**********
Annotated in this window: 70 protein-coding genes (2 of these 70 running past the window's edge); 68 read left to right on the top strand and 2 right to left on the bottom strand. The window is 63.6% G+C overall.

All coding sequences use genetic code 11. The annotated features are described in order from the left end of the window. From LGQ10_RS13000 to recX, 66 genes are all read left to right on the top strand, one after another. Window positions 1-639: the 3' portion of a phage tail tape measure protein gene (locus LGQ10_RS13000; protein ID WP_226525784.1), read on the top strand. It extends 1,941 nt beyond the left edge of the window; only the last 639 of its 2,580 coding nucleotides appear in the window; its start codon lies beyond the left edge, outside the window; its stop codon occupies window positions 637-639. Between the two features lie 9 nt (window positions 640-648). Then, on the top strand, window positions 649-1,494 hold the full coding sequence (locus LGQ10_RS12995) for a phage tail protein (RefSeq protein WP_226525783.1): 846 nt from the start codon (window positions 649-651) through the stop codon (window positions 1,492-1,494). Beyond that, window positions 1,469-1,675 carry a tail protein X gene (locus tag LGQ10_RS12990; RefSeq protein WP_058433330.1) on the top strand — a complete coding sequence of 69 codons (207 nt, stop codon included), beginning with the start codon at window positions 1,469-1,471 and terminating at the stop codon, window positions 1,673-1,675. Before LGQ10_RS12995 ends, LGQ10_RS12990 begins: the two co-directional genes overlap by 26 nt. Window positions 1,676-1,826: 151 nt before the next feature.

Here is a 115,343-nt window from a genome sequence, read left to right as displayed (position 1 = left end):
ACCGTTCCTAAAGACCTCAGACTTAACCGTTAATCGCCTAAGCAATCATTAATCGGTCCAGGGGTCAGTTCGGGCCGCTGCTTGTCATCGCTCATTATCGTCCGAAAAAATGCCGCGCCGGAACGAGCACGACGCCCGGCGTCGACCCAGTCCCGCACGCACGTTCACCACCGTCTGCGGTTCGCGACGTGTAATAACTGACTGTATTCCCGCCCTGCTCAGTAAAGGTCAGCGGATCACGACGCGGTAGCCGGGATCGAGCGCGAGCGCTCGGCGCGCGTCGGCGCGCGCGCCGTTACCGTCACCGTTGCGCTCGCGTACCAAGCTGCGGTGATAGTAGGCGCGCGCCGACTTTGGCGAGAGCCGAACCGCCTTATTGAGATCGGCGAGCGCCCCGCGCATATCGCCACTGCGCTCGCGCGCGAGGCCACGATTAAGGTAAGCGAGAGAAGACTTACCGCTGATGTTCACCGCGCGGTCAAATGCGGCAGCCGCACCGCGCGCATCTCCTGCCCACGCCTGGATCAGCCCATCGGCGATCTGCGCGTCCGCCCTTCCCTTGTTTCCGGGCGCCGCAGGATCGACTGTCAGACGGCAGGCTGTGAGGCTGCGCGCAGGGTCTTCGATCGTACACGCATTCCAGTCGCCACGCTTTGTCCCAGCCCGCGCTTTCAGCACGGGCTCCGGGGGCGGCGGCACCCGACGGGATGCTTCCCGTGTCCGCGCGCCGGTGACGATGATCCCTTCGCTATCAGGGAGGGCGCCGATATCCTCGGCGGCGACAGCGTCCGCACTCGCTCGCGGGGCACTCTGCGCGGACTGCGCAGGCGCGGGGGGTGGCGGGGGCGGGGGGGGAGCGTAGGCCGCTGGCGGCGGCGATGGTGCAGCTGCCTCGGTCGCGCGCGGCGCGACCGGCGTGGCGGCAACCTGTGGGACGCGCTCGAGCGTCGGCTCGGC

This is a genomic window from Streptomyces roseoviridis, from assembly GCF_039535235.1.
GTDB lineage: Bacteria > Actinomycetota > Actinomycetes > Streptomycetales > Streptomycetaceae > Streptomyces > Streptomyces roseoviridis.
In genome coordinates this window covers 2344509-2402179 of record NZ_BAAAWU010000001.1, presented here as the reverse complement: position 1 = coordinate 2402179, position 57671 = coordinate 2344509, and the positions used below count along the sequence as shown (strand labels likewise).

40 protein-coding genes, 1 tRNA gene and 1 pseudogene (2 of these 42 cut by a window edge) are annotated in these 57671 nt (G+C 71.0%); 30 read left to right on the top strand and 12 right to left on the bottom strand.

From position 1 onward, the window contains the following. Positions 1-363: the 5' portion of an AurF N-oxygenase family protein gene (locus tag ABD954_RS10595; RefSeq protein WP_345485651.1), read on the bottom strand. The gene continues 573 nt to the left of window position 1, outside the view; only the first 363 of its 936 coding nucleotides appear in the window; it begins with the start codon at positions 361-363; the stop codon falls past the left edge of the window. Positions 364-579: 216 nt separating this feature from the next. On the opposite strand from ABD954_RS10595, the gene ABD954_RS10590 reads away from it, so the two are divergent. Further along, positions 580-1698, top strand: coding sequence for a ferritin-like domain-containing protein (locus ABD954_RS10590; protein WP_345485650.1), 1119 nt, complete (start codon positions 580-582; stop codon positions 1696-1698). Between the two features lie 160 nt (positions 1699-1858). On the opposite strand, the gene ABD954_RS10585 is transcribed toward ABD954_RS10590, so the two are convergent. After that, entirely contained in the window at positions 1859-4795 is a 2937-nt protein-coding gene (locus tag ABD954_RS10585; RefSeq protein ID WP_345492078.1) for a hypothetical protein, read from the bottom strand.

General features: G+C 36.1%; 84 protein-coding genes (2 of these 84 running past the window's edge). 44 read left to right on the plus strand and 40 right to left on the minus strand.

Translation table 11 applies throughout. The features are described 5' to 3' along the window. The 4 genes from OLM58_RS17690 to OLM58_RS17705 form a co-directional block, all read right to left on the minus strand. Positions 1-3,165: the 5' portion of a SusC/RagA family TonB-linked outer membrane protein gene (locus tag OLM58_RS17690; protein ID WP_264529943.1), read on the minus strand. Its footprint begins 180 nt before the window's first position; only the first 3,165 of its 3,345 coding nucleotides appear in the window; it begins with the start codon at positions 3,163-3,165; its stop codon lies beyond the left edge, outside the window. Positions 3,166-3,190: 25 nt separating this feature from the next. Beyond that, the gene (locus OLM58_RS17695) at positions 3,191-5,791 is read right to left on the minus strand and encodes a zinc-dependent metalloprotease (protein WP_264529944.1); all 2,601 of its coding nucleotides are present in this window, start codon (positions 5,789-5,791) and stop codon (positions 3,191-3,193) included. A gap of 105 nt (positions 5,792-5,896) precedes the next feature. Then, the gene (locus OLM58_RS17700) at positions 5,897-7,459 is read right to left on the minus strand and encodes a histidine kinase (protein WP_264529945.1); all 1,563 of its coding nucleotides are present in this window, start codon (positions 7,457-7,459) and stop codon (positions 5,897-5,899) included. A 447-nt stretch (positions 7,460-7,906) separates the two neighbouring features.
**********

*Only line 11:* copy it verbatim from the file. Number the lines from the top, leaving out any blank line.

Translation table 11 applies throughout. The features are described 5' to 3' along the window. The 4 genes from OLM58_RS17690 to OLM58_RS17705 form a co-directional block, all read right to left on the minus strand. Positions 1-3,165: the 5' portion of a SusC/RagA family TonB-linked outer membrane protein gene (locus tag OLM58_RS17690; protein ID WP_264529943.1), read on the minus strand. Its footprint begins 180 nt before the window's first position; only the first 3,165 of its 3,345 coding nucleotides appear in the window; it begins with the start codon at positions 3,163-3,165; its stop codon lies beyond the left edge, outside the window. Positions 3,166-3,190: 25 nt separating this feature from the next. Beyond that, the gene (locus OLM58_RS17695) at positions 3,191-5,791 is read right to left on the minus strand and encodes a zinc-dependent metalloprotease (protein WP_264529944.1); all 2,601 of its coding nucleotides are present in this window, start codon (positions 5,789-5,791) and stop codon (positions 3,191-3,193) included. A gap of 105 nt (positions 5,792-5,896) precedes the next feature. Then, the gene (locus OLM58_RS17700) at positions 5,897-7,459 is read right to left on the minus strand and encodes a histidine kinase (protein WP_264529945.1); all 1,563 of its coding nucleotides are present in this window, start codon (positions 7,457-7,459) and stop codon (positions 5,897-5,899) included. A 447-nt stretch (positions 7,460-7,906) separates the two neighbouring features.